02 September 2021

A quick guide to purchasing legal technology in 2021 - Stage 2: Evaluation

Published on 02 September 2021


For many lawyers, the hardest part of the legal technology journey is picking the right software. Purchasing legal technology is one of the bigger investment decisions many lawyers will make in their careers, and there are few precedents or guidelines.

In Stage 1 of this series, I focused on the steps needed to prepare for a technology purchase. The aim of this post is to provide an overview of the process of evaluating and selecting the right legal technology solution for your practice or team. By illustrating some of the common steps and pitfalls, my hope is that you will walk away equipped with the tools to identify the right technology - one that ultimately solves more problems than it creates.

This post outlines how to effectively navigate legal technology vendors, create an RFP, evaluate responses, and make the final decision about the right tech for your business. The steps in this post are not strictly linear. In fact, you will likely undertake many simultaneously. Hopefully this post provides a roadmap of the key steps involved, so that you can have a better experience and love the tech you buy.

Step one: Market overview

To make a decision about the right legal technology for your firm, business, or team, you will need a high-level understanding of the legal technology landscape. It’s helpful to understand key distinctions, such as end-to-end vs point-based solutions, the various subcategories of legal technology, and the difference between general technology and legal-specific technology. Lawyers aren't expected to be experts in the rapidly evolving legal technology market, but a little knowledge of the range of solutions and the key players will help you ask the right questions, of the right people, and navigate through the noise.

Luckily, there are a plethora of helpful resources to refer to, many of which are outlined in this Centre for Legal Innovation blog post. Here are some to consider:

  • Stanford CodeX Legaltechlist - A list of almost 2,000 legal technology companies, hosted by the Stanford Centre for Legal Informatics. Data is contributed by community stakeholders including Codex, Legal.io, and Thomson Reuters.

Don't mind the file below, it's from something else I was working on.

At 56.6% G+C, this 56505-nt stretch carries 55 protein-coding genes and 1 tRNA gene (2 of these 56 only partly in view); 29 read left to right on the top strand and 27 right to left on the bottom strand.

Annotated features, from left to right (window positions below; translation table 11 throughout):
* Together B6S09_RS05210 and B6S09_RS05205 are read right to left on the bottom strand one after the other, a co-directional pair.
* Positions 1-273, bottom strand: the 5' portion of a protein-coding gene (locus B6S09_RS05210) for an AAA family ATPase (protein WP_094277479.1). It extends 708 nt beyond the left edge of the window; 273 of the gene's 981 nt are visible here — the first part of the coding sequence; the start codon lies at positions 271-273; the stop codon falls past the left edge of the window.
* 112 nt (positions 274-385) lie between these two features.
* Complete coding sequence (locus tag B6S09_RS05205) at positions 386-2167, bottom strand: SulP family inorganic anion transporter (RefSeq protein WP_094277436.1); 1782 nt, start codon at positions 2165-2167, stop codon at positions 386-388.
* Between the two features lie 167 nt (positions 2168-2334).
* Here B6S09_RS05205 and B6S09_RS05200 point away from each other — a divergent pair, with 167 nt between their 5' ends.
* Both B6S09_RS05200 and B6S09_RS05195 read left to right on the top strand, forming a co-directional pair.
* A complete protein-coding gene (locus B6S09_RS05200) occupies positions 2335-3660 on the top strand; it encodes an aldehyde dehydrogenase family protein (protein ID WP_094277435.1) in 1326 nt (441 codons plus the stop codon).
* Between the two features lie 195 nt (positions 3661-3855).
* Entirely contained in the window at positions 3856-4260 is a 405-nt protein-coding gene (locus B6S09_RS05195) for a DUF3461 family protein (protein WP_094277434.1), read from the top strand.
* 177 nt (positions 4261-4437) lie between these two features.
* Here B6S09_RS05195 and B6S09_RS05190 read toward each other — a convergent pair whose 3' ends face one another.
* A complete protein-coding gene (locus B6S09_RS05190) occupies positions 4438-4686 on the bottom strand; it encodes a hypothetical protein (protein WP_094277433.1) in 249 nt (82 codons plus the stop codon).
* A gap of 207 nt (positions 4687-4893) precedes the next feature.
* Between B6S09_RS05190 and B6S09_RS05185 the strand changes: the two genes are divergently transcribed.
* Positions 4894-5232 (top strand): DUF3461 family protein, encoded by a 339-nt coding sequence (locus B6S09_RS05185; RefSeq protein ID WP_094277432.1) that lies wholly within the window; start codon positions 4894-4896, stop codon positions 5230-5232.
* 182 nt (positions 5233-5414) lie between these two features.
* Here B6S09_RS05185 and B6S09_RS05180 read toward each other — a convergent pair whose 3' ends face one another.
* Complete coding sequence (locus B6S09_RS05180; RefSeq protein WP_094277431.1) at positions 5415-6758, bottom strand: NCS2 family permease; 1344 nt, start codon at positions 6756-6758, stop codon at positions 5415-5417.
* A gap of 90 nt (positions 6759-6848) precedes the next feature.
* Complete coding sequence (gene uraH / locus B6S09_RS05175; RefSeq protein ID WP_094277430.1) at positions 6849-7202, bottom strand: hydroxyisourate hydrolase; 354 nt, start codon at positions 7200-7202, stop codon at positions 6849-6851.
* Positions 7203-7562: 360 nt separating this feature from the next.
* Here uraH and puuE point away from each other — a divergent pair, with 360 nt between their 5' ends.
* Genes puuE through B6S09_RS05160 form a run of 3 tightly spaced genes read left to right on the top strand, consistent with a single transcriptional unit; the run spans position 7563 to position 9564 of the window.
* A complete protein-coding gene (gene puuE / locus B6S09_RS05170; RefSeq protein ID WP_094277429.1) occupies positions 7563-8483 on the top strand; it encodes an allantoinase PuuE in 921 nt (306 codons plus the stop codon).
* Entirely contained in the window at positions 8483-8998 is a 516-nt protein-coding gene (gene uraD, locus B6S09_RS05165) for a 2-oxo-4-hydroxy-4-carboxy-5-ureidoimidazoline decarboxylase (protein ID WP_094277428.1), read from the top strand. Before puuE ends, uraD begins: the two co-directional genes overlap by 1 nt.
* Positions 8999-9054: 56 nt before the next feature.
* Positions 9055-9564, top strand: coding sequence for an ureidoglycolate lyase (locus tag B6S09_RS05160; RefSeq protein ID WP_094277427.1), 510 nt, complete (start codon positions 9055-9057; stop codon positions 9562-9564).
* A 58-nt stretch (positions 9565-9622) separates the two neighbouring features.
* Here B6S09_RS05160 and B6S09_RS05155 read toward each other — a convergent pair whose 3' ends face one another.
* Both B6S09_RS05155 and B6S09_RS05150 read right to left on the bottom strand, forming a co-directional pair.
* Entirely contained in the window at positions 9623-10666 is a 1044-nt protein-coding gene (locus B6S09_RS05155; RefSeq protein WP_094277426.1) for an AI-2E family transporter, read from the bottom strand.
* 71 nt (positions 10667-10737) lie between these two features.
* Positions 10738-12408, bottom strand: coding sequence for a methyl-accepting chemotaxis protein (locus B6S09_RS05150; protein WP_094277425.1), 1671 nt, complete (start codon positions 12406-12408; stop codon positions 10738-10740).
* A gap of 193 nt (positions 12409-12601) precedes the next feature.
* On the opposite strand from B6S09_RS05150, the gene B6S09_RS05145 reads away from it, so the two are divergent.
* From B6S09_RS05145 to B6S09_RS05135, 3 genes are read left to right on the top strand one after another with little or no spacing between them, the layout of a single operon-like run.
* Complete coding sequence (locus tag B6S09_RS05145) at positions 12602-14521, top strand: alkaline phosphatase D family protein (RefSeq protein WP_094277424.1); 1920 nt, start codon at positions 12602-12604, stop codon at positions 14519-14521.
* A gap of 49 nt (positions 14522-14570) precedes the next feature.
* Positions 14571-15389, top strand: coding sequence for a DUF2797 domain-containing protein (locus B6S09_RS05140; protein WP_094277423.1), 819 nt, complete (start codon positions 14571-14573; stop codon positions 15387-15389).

• The LegalTech Hub - a curated list of legal technology solutions for commercial use, the LegalTech Hub features a handy search function that provides information such as functionality, practice area of law and deployment (e.g. cloud or on premise).
  • The Observatory - Law firm Orrick Herrington & Sutcliffe recently launched The Observatory, which contains more than 600 legal technology products for law firms and legal departments.

Your research phase should result in the following deliverables:

  • 2-3 companies that provide solutions relevant to the issue at hand;
  • The relevant categories that address your problem (e.g. contract management, automation); and
  • A rough idea of the competitive landscape for solutions, including whether or not non-legal solutions exist.

A little research into the legal technology market is not only a fascinating exercise - it will set you up to have more informed, productive conversations with the vendors you encounter in the next step of this process and help to you articulate and build your internal business case for the tech purchase.

Step two: engaging with legal technology vendors

Technology vendors can be a great asset to your journey. Effective procurement processes involve collaborative partnership with vendors, who can provide critical information, assistance and advice. This is especially true in the relatively new area of legal technology, where vendors often possess information that is unavailable in the broader marketplace, and are who may be pioneers in their area or field. Ultimately, no one knows their product better than them!